A- Power to Arrest 4-hrs Training (Lesson 14 of 25)
Factors to Consider Before Making An Arrest
Are Security Guard/Proprietary Private Security Officers Required To Make Arrests?
At no time are you, as a security guard/proprietary private security officer, obligated to make an arrest. You may be at the scene when a violation occurs, but you do not have to make an arrest.
What Are Your Primary Responsibilities?
Your first responsibility should be prevention. After a crime has been committed, your responsibility should be to observe and report.
The purpose of this training is not to encourage you to make more arrests (citizen arrests), but to teach you the law concerning arrests, so you will know what you can and cannot do under the law.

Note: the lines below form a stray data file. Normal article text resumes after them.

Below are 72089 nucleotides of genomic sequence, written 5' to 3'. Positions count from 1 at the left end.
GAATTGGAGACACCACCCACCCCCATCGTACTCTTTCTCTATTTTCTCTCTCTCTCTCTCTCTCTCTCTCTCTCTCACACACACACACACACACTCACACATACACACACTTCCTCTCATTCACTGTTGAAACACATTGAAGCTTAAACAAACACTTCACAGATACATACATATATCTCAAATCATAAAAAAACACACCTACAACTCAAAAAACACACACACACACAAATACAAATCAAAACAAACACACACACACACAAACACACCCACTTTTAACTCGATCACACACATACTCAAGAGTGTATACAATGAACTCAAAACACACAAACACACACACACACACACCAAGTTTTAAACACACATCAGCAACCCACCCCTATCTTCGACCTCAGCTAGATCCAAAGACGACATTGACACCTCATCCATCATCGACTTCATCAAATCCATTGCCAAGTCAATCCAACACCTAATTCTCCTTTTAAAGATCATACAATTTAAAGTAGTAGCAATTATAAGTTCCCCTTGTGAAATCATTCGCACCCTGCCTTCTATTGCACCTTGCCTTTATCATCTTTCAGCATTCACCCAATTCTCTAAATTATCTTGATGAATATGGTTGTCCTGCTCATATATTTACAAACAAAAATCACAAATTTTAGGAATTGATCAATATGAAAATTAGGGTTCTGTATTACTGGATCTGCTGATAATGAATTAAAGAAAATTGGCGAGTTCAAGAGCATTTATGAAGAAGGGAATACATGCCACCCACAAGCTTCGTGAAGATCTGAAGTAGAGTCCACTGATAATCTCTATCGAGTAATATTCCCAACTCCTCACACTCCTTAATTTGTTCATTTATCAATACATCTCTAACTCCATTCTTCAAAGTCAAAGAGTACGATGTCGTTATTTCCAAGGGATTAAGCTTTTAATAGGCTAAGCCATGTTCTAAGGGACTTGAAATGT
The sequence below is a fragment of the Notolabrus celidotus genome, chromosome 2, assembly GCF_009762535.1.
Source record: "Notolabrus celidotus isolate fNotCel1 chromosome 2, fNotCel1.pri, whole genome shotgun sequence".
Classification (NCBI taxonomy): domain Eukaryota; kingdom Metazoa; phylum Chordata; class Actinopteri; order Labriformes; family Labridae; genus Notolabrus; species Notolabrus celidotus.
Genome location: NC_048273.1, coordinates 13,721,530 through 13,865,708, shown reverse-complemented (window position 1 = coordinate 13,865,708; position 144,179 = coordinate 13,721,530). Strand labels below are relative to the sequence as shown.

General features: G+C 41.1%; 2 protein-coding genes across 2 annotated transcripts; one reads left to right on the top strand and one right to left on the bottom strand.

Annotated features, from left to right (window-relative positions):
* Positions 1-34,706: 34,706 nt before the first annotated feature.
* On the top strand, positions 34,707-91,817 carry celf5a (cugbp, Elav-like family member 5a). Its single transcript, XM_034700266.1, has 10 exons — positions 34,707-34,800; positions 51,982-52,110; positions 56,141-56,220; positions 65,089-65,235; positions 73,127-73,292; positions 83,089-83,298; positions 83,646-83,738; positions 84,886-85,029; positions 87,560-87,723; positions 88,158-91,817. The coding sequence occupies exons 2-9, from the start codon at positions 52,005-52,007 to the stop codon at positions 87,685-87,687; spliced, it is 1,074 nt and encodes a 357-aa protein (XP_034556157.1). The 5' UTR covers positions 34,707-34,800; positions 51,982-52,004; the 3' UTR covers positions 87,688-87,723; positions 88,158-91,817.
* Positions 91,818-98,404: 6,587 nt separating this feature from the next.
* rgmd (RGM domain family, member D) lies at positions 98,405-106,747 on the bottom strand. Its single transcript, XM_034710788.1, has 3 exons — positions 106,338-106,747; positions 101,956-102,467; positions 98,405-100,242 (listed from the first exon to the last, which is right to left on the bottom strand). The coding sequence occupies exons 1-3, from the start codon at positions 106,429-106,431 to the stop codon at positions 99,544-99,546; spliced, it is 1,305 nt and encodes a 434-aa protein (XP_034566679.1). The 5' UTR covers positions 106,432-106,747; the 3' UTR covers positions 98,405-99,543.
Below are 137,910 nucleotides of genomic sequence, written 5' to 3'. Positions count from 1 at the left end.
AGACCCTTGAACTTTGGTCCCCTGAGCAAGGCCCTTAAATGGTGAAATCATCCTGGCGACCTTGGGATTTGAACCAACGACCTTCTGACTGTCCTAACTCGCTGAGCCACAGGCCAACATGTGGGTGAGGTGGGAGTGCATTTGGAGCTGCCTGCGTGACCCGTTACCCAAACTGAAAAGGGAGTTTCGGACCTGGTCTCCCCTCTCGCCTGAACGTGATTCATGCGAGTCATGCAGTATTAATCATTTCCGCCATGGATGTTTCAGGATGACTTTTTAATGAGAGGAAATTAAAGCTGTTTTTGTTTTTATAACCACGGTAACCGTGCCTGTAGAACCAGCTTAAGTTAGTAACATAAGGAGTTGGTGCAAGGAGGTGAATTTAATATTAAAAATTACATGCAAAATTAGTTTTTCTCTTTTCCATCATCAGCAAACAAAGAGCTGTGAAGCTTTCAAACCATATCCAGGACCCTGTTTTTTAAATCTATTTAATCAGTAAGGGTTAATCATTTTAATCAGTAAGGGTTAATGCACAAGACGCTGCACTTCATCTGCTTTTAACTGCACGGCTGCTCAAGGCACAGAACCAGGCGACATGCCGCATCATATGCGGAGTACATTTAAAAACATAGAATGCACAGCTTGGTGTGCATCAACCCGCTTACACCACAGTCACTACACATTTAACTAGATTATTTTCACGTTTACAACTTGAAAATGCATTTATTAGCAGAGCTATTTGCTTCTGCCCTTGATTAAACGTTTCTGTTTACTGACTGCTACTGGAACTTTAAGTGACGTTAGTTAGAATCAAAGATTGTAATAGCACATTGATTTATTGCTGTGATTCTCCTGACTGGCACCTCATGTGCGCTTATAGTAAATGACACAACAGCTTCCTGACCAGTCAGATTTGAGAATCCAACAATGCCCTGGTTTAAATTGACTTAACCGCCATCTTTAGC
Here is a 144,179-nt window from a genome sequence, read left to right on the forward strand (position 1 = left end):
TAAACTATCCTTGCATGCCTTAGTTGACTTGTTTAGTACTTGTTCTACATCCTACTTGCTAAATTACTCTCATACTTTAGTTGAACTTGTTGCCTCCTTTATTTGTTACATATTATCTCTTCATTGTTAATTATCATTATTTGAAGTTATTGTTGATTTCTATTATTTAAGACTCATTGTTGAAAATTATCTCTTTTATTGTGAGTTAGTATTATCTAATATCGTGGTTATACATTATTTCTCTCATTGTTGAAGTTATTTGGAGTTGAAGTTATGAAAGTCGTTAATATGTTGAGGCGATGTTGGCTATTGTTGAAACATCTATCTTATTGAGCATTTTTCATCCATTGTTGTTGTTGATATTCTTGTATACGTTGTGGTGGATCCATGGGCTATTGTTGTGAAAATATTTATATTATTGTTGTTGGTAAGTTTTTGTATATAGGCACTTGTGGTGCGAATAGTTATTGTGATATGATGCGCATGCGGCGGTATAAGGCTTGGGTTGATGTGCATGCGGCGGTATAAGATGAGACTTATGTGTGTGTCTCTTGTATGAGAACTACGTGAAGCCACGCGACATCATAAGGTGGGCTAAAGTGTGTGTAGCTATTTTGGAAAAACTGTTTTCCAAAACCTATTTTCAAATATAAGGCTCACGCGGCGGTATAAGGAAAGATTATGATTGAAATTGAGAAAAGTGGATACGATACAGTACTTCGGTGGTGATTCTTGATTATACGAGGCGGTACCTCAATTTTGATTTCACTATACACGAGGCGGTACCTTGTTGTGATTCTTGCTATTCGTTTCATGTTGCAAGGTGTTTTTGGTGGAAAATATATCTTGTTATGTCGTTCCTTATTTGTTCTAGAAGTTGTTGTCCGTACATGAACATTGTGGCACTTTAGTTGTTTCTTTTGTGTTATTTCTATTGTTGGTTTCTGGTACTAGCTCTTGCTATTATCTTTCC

The above direction is a suggestion and is at the discretion of the employer. Some employers may want their security personnel to be more proactive as long as they stay within the parameters of what is lawful regarding private persons (citizen’s) arrest.
What Factors Should You Consider?
In addition to the law, there are other important factors you should consider before making an arrest. Here are a few:
- Physical Size: Is the suspect bigger or stronger than you are? In better physical condition?
- Weapons: Is the suspect armed? Could he/she be carrying a concealed weapon?
- Escape: If you do not make an arrest at this moment, will the suspect get away? Not just leave the scene – but get away completely? If you get a good description and call the police WITHOUT DELAY, the police may be able to make the arrest.
- Type of Offense: Is the offense major or minor? You should be more concerned with major offenses. A person setting fire on a loading dock is a more likely candidate for arrest than kids climbing a fence to steal apples from your employer’s orchards.
- Relation to Your Job: Does the offense relate to property or persons you were hired to protect? As a good citizen, you want to uphold the law, but your first duty is to your employer. After all, your employer is paying you!